But once he'd ended it, the rest of it sounds to me like a young inexperienced person trying to deal with guilt feelings and relentless pursuit. His parents telling him to end it sounds to me like advice from older people "just tell her it's over, you don't have to give a reason, set boundaries" etc etc. As for the fakey friends thing - at that age, I often found myself trying to maintain imposed friendships with people who were demanding to date me and then said "okay but we can surely be friends, can't we"?

I agree that "He repeatedly lied to you and he strung you along" but that was probably his disastrous attempt to offer you the consolation prize of friendship knowing how abruptly he had dumped you, especially since you were begging for closure and answers and demanding to get back together.

Never slept with any of them, though. And neither of you did that on your own. So don't think I'm totally exonerating him here. He's definitely behaved badly. But he didn't do that on his own either. I don't see any evidence that he deserves to be called "deranged", under "a creepy amount of control" from his family, "out of touch to the point of instability", a "sociopath", someone who is unequipped to attain "future happiness", "crazy", "CRAZY", a "flaming narcissist who only cared about what felt good to him", a "textbook sociopath", "toxic", "the devil" who "swindles widows and orphans for laughs", "not a genuine person", "just want(ing) to use someone now", not having "openness and honesty" or being "capable of empathy", "one of the bad guys who uses dating to serve himself and will go to various lengths to deceive someone to get what they want", "broken", or even "emotionally manipulative". I have definitely encountered people like that, and I do not see that he's one of them.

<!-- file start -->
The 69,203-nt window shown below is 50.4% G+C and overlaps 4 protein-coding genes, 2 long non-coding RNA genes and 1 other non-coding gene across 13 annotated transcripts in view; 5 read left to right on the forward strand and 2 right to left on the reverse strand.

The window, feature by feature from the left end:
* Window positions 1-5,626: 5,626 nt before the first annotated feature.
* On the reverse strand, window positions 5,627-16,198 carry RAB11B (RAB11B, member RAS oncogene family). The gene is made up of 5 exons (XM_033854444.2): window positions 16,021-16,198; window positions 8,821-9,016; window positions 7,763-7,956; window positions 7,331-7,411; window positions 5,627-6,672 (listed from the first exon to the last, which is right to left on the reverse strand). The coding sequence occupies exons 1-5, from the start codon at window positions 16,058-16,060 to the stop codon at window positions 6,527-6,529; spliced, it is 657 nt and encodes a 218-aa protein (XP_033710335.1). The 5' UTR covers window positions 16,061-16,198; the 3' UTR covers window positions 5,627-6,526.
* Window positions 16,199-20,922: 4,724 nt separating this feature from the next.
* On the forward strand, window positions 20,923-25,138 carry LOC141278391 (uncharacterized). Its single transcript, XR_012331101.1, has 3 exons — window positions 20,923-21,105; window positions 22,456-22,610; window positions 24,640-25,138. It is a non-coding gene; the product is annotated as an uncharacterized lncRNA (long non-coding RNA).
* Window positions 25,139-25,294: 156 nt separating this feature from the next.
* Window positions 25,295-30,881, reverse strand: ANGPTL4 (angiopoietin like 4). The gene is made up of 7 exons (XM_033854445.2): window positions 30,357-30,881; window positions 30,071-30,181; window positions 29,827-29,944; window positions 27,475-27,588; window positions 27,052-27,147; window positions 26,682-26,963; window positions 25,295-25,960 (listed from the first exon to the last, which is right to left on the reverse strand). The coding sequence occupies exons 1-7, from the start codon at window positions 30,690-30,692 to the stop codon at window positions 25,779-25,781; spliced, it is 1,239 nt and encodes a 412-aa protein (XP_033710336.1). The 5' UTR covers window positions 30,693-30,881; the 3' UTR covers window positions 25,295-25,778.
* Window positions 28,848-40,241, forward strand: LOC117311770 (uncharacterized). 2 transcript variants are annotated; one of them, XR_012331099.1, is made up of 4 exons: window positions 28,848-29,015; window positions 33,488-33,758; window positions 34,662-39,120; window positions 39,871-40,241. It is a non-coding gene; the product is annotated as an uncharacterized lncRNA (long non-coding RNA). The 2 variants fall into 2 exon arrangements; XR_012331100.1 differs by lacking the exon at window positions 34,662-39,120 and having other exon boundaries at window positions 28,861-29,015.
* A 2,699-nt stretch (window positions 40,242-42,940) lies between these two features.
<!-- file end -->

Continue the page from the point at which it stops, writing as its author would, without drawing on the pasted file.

Honestly, I think he's just inept. If he were 30 and doing the same thing, it might make sense to demonize him this way. But he's 22 and all signs, to me, point to this being a process of him learning how to finish what he starts, a process which finally ended when he handed over your check. On schedule, I might point out, and with a very clear goodbye in the process.